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Wednesday, October 26, 2016
Keeping Secrets For Your Addicted Loved One Is Deadly: By Robert Frank Mittiga Recovery Coach
Keeping Secrets For Your Addicted Loved One Is Deadly
You’ve probably heard the old saying, you’re only as sick as your secrets. Everyone’s had secrets at one time or another. But if you’re addicted, secrets can kill you. The Merriam Webster dictionary defines the word secret as:keeping information hidden from others. For substance abusers this information is their addiction and hiding it, is a full time job. Addicts hide what they use, how much they use, when they use, how they use, how they get their substance, how much money they’re spending on it and who they’re hurting in the process. People with substance use disorder don’t realize how sick they are. Addiction is a brain disease that hijacks your thinking. It impairs your reasoning and replaces honest thoughts, with dishonest ones. Addicted folks minimize their usage and become defensive when confronted on it. They will blame those closest to them for their behavior and avoid responsibility by manipulating the truth.
To complicate matters further, many addicts have been diagnosed with a mental illness that may or may not be accurate. Depression, anxiety, and mood disorders are only a few of the mental health issues that addicted individuals use to justify using. Working in a dual diagnosis clinic I speak with people who state they use because they’re depressed, or bipolar, or feel anxious, or suicidal. Friends and family buy in, and feel more compassionate thus enabling their addicted loved one to continue spiraling downwards. Families are uncomfortable confronting their sick loved one and might make excuses for them, such as; they wouldn’t be using if they weren’t depressed/anxious/etc.
To accurately diagnose a mental health condition, you must have all the facts. This is where things really fall apart. I have yet to meet an addict in active addiction who will tell the truth. Not because they’re bad guys, but because they’re sick and delusional. Imagine this, you’ve been on a crystal meth binge and you haven’t eaten, slept or showered in days. You walk into your doctor’s office and tell him you’re not sleeping or eating. You describe the energy you had – you cleaned your entire house, tried to write a book, and even painted a few pictures – but the energy you were feeling then and which kept you up and wide-awake for days, is gone. Now you’re too depressed to even shower. What you don’t tell your doctor, is that you were using crystal meth. Without all the facts the diagnose you receive, is likely false.
People who struggle with addiction bend the truth. And they’re not the only ones! Their friends and families do, too.
When your spouse is addicted you feel angry, hurt and betrayed. The love of your life is cheating on you – with their DOC – and you can’t compete. You know something’s not right and eventually you catch on. You may even threaten to kick them out if they continue to use, which they do. So out they go and then it begins. You wonder where they are, who they’re with and what they’re doing. Your imagination goes wild. Are they dead? Are they cheating? You feel so anxious thinking about what they might be doing, you change your mind and ask them to come home. Thus starting a revolving door which might go on for years. You make excuses for them because you don’t want other people to know what you’re willing to put up with. Your miserable and your behavior becomes just as unhealthy as theirs.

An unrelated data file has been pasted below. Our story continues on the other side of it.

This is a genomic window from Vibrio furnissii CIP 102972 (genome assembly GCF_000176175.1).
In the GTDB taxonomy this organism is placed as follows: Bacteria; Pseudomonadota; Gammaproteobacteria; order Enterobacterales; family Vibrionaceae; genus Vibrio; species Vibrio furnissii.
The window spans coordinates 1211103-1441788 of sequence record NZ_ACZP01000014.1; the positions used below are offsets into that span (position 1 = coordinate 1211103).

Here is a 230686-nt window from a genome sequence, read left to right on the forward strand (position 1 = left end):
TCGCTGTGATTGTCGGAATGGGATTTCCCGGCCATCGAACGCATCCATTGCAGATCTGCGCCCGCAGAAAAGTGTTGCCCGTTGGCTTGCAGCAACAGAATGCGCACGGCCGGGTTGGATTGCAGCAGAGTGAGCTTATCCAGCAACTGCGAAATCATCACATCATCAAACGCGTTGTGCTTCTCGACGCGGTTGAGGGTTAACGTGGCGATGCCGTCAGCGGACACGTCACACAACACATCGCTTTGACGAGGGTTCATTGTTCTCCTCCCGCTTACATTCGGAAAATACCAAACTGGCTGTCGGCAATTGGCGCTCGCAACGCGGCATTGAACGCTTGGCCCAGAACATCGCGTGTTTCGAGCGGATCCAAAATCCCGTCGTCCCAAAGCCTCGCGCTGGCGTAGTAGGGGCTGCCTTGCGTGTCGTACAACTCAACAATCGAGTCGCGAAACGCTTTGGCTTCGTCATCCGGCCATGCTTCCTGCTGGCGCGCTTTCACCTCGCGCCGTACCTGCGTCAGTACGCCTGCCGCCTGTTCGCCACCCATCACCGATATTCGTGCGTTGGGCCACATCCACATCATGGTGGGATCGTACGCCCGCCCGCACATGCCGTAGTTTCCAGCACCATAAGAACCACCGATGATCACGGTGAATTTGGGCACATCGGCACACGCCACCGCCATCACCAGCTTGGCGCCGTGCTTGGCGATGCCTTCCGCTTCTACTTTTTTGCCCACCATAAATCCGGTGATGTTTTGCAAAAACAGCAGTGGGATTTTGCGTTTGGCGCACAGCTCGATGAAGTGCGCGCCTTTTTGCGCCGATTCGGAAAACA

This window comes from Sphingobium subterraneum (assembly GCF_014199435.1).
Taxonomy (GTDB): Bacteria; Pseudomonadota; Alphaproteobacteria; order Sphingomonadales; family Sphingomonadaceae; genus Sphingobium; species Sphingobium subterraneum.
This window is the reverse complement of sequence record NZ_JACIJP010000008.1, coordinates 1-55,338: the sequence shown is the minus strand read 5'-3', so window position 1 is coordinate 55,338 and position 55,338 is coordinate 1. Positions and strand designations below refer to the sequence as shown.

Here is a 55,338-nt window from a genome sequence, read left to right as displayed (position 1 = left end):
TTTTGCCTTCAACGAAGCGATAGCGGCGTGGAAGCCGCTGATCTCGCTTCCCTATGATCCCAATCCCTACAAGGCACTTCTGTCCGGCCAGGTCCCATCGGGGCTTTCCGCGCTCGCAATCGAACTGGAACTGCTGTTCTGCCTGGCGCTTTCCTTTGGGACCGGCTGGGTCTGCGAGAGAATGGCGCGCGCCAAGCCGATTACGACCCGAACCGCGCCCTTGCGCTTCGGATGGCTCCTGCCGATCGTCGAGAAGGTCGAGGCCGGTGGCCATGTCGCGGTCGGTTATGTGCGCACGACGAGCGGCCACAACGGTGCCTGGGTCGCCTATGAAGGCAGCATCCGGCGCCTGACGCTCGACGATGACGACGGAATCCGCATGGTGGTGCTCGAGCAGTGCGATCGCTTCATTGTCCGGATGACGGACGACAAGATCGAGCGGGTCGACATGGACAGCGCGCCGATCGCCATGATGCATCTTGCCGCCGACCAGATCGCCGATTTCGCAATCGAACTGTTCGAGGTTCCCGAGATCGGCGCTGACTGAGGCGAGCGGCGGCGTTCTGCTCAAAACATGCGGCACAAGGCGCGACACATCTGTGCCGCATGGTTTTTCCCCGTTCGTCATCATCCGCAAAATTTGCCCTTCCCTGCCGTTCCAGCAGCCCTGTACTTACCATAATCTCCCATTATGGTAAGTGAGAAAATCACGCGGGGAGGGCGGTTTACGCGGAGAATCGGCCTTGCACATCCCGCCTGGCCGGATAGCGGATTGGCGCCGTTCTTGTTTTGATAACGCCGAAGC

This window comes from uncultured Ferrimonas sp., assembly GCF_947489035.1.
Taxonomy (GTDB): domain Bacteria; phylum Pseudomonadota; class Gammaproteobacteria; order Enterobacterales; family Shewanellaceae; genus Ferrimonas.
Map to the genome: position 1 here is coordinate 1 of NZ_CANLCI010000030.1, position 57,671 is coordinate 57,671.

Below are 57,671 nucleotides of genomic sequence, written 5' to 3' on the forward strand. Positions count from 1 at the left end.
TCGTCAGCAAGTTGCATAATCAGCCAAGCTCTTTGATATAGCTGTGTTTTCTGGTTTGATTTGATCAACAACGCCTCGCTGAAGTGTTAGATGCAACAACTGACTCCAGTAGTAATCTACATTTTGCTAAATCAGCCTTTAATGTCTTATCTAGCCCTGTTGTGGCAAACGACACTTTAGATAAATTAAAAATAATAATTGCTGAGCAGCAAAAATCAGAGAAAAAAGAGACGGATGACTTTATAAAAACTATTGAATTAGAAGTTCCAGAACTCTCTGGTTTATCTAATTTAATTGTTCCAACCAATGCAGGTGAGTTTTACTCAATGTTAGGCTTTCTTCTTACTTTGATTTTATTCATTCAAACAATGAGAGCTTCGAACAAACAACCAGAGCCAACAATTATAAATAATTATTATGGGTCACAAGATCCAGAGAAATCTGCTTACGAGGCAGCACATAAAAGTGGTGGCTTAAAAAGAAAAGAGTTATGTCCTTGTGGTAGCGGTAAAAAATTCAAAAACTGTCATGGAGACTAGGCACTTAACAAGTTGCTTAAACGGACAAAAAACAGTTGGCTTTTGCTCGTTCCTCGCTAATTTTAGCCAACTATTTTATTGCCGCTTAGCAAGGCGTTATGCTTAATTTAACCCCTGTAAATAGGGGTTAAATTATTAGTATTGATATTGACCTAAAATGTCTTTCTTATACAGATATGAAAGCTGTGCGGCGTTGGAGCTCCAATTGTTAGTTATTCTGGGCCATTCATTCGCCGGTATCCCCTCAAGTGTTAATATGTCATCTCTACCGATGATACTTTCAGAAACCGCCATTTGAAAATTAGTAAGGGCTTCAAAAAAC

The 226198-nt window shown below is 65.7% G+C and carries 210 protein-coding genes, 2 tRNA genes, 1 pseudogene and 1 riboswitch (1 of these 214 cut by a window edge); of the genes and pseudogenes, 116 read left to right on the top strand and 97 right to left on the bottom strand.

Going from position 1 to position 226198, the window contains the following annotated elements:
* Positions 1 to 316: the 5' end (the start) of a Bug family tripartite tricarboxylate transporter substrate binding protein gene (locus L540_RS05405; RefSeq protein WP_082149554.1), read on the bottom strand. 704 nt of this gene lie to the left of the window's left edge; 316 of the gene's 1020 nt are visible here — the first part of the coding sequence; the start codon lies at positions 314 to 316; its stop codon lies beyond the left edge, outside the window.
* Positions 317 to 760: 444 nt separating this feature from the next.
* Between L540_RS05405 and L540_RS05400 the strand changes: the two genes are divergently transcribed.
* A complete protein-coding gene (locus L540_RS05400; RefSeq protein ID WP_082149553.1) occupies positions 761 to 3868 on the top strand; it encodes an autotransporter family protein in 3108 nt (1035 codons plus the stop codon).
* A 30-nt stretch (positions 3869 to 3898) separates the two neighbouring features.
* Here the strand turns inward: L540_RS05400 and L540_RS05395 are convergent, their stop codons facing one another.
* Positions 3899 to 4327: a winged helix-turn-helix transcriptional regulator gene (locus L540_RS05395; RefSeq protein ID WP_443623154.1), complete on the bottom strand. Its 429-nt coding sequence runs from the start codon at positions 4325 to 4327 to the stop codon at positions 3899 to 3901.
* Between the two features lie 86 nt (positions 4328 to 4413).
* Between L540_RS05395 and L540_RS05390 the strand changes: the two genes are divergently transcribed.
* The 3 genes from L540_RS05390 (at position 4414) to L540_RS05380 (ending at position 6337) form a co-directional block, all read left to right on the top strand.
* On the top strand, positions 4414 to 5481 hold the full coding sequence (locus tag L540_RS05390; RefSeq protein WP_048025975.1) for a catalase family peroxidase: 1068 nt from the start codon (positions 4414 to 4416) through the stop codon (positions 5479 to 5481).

When your child is addicted you feel guilty and anxious. Your instinct is to protect them, and fix all their problems. You worry that their addiction is somehow your fault. You blame others for not having enough empathy. You walk on egg shells. You don’t want to upset them by saying what’s really on your mind. You give in to their demands because you feel anxious when they’re mad at you and you don’t want them to dislike you. You’re consumed by their illness and can’t stop worrying about them. Because you over-function in your role, you create a crippling, dysfunctional and dependent relationship that enables your adult child to avoid the consequences of their actions and under-function in all other areas of their life.
When your friend is addicted you feel concerned. You’ve witnessed them getting wasted and you’ve probably joined in. Only you could stop, and they couldn’t. You know all their secrets – secrets that their spouse or parents likely have never heard. These secrets weigh heavily on you and you wonder what you should do. You know they’re headed for disaster but you don’t want to get them in trouble by telling. You’ve been pals since high school and you never ratted one another out. But you’re not in high school anymore and your buddy is clearly killing himself. The thought crosses your mind to walk away, but a little voice inside your head knows better.
The above are three different scenarios, but we all know or love someone whose life has been affected by addiction. Loving someone who struggles with this illness is like being between a rock and a hard place. There are no easy answers. No matter what you do, you’re going to feel guilty for doing it. If your addicted loved one is pleased with your actions, you’re probably enabling their illness. If they’re mad at you, you likely made the right choice. However whether they’re happy with you or not, is not the issue here. The real concern is their life. To put it bluntly, if you’re keeping their secrets – you’re helping them to die. The most loving and compassionate thing you can do for anyone struggling with addiction, is to reach out for help and tell someone.
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